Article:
Connection and Purpose

Buddy Up Australia is modelled off a US organisation Team RWB using the research-based Connectedness model. This model demonstrates that people need both connection and purpose to have an enriched life. During service life these are achieved but there can be a loss of identity and connection after departing the services. This presentation will explain the Connectedness model, how we have been implementing it into Buddy Up Australia and how it can provide a positive alternative for veterans. There will be some anecdotal evidence of veterans who have been engaged to date. In particular, the ones who didn’t identify as having a loss of identity who have reported an increase in their mental health. This model forms part of a wider suite of support that veterans can tap into without specialised skills and that caters for their current stage of fitness, health and self confidence. Buddy Up Australia is an organisation focussed on action, having run over 250 events a year to support veterans. The presentation explains how our organisation focuses on events not meetings, on the now and the future rather than the past with the goal of personal transformation back into their local communities as a functioning human being.


Megan Davidson

Megan is the National Director of Buddy Up Australia. She has had significant experience in operational management having served as an officer in the Australian Regular Army for eleven years within the corps of Electrical and Mechanical Engineers (RAEME) and as a manager within a QLD Government Owned Corporation for eleven years. Concurrently, she has also led treks for Back Track Adventures along the Kokoda Track, the Inca Trail, up Mt Kilimanjaro in Tanzania and the high passes to Everest Base Camp in Nepal. She has a Masters in Adult and Vocational Education, a Bachelor of Business in Marketing and a Diploma of Management.

Q and A

  • What is the difference or the benefit of the BuddyUp model vs other existing veteran network groups that focus on social connection and purpose? One difference is that BuddyUp does not exclude older veterans in their programs, and they also work to include emergency service workers, such as firefighters. They see a lot of military personnel who transitioned into emergency service worker positions, and emergency service workers also experience very similar challenges to their wellbeing. 
  • What could a qualified mental health peer worker, with a CERT IV  in mental health, offer to the BuddyUp Australia program to help veterans? The model is based on a peer support system, which is why connectedness to others is so important. BuddyUp embraces people who have qualifications such as these, in order to use their skills to help others. 
  • Where did the name “BuddyUp” come from? Megan shared a personal story of telling people to “buddy up” in a time of distress in the military. This name stuck because it really exemplified the idea of inclusiveness and connectedness.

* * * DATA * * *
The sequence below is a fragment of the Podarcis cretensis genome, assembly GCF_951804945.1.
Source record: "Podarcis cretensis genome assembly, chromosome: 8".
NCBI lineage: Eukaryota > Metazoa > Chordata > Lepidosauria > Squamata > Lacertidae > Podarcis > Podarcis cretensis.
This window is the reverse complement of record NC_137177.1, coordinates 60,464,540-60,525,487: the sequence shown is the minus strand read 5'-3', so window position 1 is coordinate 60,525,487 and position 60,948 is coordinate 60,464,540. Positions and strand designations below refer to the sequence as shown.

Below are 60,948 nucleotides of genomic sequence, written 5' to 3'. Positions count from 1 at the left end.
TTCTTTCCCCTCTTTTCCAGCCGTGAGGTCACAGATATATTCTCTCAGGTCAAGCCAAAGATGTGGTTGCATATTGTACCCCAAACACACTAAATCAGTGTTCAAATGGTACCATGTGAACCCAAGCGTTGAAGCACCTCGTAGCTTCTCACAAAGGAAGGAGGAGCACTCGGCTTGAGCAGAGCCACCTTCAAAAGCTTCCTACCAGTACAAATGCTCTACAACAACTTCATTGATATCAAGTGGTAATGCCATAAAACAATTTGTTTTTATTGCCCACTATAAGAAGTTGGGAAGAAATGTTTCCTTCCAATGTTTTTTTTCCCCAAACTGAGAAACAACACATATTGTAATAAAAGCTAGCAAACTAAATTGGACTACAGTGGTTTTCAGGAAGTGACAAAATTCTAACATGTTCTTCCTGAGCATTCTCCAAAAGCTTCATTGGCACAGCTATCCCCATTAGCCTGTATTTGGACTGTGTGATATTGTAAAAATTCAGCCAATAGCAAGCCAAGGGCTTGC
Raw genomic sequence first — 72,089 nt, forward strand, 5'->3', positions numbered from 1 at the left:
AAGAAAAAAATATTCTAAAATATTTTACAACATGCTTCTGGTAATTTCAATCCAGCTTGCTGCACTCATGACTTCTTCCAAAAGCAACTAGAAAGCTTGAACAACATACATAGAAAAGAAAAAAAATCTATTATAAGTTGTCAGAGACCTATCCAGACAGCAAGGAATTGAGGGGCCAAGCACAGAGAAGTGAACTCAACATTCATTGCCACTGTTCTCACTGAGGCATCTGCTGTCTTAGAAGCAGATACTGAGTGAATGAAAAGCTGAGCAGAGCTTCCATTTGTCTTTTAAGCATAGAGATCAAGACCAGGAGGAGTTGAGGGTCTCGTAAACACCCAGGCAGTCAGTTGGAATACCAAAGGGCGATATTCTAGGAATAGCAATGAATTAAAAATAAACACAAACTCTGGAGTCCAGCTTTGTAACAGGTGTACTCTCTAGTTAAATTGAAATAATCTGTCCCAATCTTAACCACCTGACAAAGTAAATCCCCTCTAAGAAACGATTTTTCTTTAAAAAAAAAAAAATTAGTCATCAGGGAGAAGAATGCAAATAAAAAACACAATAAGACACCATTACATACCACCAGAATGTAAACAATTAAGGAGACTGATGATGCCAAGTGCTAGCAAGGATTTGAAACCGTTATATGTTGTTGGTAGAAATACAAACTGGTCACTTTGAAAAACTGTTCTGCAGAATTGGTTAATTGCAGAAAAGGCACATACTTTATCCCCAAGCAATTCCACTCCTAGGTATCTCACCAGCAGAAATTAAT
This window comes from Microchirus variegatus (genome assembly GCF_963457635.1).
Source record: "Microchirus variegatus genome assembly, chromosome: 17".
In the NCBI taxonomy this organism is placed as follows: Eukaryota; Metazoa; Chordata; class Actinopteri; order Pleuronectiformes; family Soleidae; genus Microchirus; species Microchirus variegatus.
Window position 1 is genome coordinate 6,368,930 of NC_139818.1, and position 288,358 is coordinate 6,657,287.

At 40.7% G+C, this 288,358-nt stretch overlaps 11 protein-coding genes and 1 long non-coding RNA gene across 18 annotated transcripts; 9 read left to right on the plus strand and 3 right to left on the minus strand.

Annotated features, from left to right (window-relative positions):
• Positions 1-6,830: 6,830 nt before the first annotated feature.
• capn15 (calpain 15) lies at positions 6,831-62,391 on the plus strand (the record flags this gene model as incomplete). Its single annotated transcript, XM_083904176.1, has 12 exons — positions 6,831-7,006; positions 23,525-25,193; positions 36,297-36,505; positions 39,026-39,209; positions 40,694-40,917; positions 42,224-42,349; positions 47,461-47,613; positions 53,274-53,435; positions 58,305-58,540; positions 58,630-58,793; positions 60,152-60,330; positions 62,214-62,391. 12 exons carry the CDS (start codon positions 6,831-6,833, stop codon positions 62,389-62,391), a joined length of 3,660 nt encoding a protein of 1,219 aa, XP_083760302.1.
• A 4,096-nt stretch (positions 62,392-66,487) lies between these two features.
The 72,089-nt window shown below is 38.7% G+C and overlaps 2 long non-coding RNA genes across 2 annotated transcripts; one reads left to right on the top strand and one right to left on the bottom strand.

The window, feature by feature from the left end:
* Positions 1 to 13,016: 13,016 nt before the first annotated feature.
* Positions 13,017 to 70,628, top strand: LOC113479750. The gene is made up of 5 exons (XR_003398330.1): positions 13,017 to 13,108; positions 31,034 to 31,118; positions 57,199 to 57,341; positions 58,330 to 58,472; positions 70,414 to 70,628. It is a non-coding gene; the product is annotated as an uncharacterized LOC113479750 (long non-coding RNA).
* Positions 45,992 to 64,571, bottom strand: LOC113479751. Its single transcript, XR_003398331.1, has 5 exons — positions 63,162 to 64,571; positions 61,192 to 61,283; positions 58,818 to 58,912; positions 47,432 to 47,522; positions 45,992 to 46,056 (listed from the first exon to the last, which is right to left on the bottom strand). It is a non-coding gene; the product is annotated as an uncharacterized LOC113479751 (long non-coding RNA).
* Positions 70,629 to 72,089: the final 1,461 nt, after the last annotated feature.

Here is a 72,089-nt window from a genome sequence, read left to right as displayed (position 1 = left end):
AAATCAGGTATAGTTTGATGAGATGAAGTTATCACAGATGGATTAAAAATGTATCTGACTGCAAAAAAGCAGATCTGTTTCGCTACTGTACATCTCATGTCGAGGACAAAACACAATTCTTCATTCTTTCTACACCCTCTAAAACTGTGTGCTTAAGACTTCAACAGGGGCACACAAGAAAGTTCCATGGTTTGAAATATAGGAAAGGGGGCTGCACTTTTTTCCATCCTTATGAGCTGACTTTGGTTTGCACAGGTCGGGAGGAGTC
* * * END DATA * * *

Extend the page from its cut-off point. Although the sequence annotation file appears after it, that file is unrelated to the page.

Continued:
• Regarding the research done by Dr. Carolyn Angel, where is she based and is there going to ongoing research on the work that BuddyUp is doing? She is based in the northeast part of the U.S. (New York or New Jersey). At the moment, BuddyUp Australia is looking to use a version of her Enriched Life Scale to apply to their own organisation. Dr. Carolyn Angel is looking to see how this scale can apply even further globally, for her own research to prove the efficacy of the program
  • What does BuddyUp do as an organisation to train healthy peer support agents? At the moment, BuddyUp has the ability for peer supporters to tap into the Australian Counseling Association to provide supervision and support to chapter members. They are looking to get members skilled in mental health first aid and counseling. 
  • How was the organisation established and where does the funding come from for BuddyUp? The organisation was aimed to get compliance first, as the model was already successfully established. They first identified a board of directors to set it up as a company, and then organized charity and DGR status. In terms of compliance, qualifications have been met for all chapters.  In terms of funding, the organisation receives membership fees (however, fees are established based on what individuals can afford), some government-funded grants, sponsorship, and fundraising. They also offer mental health first aid courses, to help train others and gain funding. 
  • Are activities tailored towards different age groups? Yes, and it also depends on the guidance of the chapter leader. Fitness activities are tailored towards the age group, what do members want, and what is the organisation capable of offering. BuddyUp Australia has about 200 members nationally. 

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